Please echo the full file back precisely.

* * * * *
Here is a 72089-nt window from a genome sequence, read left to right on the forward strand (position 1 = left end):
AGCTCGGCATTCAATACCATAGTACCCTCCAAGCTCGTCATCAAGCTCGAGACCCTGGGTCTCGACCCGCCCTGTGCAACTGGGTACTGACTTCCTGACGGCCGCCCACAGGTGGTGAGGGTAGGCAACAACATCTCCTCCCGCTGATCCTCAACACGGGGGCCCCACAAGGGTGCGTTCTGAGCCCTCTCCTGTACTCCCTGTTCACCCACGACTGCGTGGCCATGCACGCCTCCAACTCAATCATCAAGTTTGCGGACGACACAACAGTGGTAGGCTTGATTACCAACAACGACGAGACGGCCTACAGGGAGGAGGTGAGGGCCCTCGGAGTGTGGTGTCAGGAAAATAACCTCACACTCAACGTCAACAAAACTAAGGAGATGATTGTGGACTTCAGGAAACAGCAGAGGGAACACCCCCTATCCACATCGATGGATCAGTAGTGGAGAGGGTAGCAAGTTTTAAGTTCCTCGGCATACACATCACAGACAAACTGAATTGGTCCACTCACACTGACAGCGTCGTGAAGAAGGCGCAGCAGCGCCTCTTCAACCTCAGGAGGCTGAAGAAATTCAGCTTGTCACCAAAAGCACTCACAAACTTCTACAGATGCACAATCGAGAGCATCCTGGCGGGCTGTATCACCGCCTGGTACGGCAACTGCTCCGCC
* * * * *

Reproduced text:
Here is a 72089-nt window from a genome sequence, read left to right on the forward strand (position 1 = left end):
AGCTCGGCATTCAATACCATAGTACCCTCCAAGCTCGTCATCAAGCTCGAGACCCTGGGTCTCGACCCGCCCTGTGCAACTGGGTACTGACTTCCTGACGGCCGCCCACAGGTGGTGAGGGTAGGCAACAACATCTCCTCCCGCTGATCCTCAACACGGGGGCCCCACAAGGGTGCGTTCTGAGCCCTCTCCTGTACTCCCTGTTCACCCACGACTGCGTGGCCATGCACGCCTCCAACTCAATCATCAAGTTTGCGGACGACACAACAGTGGTAGGCTTGATTACCAACAACGACGAGACGGCCTACAGGGAGGAGGTGAGGGCCCTCGGAGTGTGGTGTCAGGAAAATAACCTCACACTCAACGTCAACAAAACTAAGGAGATGATTGTGGACTTCAGGAAACAGCAGAGGGAACACCCCCTATCCACATCGATGGATCAGTAGTGGAGAGGGTAGCAAGTTTTAAGTTCCTCGGCATACACATCACAGACAAACTGAATTGGTCCACTCACACTGACAGCGTCGTGAAGAAGGCGCAGCAGCGCCTCTTCAACCTCAGGAGGCTGAAGAAATTCAGCTTGTCACCAAAAGCACTCACAAACTTCTACAGATGCACAATCGAGAGCATCCTGGCGGGCTGTATCACCGCCTGGTACGGCAACTGCTCCGCC